Bigger Thomas is a young Black man in Chicago. He lives in a small apartment with his family, is at risk of being kicked off relief, and spends his days hanging around, plotting small crimes with his friends. He gets a job, a charity case from a wealthy, white real-estate magnate in town, a socialite whose college-aged daughter, Mary, flirts around with communists to the chagrin of her parents.
Bigger is hired as a chauffeur. On his first day on the job, he is to take Mary to University. She instructs him to take her out to hang out with her leftist friends. He does; she gets blackout drunk. He takes her home, deeply fearful of being blamed for her condition and accused of rape. Panicking, he smothers her with a pillow and she dies. He cuts her up and puts her in the furnace and then tries to blame her disappearance on the “reds.” Her body is discovered when the press is in the home interviewing the parents. He sneaks out and flees. So ends the first act of the novel. You know how the rest will end; so did I; and so it did.
My first thought when reading Native Son was, “this book could have been written in the 50’s,” and then I found myself a fool, as if the 50’s didn’t emerge from the 30’s and 40’s. My second thought was, “this book could have been written today,” and then I felt even more daft, as if the way we treat Black men in today’s society didn’t emerge from the 50’s and the 40’s and the 30’s and all of the decades and all of the centuries that came before. It’s my privilege to think that the past and the present are two different things.
Richard Wright was an active member of the Communist Party and Native Son’s handling of the relationships between communists and Black folks foretold the alliances and conflicts that would grow to national scale in the coming decades. The relationship is perhaps a bit rosy: while Wright found amicable relations among communists in Chicago, his New York comrades were just as racist as their capitalist counterparts and denounced Wright as a “bourgeois intellectual.” History doesn’t repeat but it sure does rhyme.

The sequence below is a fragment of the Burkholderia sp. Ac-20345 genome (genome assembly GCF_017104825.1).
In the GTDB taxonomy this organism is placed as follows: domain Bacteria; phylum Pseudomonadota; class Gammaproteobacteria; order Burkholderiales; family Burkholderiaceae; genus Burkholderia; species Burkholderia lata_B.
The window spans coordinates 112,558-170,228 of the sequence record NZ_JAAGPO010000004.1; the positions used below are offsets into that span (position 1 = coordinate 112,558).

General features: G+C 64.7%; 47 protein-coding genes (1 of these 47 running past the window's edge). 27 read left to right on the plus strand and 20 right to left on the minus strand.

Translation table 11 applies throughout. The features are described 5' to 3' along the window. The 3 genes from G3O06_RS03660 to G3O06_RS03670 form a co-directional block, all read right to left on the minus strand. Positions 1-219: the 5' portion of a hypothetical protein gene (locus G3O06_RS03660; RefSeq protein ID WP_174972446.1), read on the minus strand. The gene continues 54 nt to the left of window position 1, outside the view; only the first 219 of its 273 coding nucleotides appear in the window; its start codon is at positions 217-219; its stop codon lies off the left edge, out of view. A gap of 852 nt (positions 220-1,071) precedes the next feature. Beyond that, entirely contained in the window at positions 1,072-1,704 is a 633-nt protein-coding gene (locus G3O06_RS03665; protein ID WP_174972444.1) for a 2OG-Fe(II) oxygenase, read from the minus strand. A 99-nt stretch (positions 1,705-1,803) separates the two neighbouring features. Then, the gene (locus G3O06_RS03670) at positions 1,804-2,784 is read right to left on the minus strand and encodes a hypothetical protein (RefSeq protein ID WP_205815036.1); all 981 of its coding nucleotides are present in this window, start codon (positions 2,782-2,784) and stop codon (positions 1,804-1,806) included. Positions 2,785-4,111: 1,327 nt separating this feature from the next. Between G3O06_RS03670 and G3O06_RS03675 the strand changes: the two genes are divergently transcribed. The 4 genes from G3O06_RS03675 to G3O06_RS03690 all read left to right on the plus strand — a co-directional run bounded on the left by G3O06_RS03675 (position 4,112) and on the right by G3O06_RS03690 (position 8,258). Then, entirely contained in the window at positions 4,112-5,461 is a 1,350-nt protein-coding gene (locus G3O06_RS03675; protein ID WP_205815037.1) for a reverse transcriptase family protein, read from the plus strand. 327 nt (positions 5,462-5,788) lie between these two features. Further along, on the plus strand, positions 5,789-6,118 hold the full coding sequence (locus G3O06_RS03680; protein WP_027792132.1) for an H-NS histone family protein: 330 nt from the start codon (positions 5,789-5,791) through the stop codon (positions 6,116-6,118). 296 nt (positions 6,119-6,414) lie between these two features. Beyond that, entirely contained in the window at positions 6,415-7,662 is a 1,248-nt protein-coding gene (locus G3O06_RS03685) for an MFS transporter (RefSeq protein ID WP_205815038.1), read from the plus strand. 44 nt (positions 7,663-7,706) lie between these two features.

The rhythms of the story are so relatable today: the wealthy family whose daughter Bigger killed owned the tenements where Bigger lived, renting them to Black residents for a higher fee than to white residents. The philanthropist father praised himself for giving to the NAACP and for donating Ping Pong tables to the local Black community center. The portrayal is neoliberalism distilled: commit your sins in the name of profit and racial exclusion, then cleanse them with a donation. The last time we saw corruption of this kind so rampant a theologist nailed theses to a German church door.
It’s the novel’s final scene which sends us reeling: Mr. Max, a Jewish labor lawyer who takes up Bigger’s defense gives a heartfelt but ultimately futile speech in the attempt to spare Bigger the executioner. His arguments are for the reader more than the judge, pleas to understand that the cause of Mary’s death is not only Bigger’s actions, but the very conditions that led Bigger to make his choices and take those actions. The capitalist system is equally to blame, Max argues, and while we can condemn Bigger we condemn ourselves by doing so. He tells Mary’s blind mother, “Your philanthropy was as tragically blind as your sightless eyes!”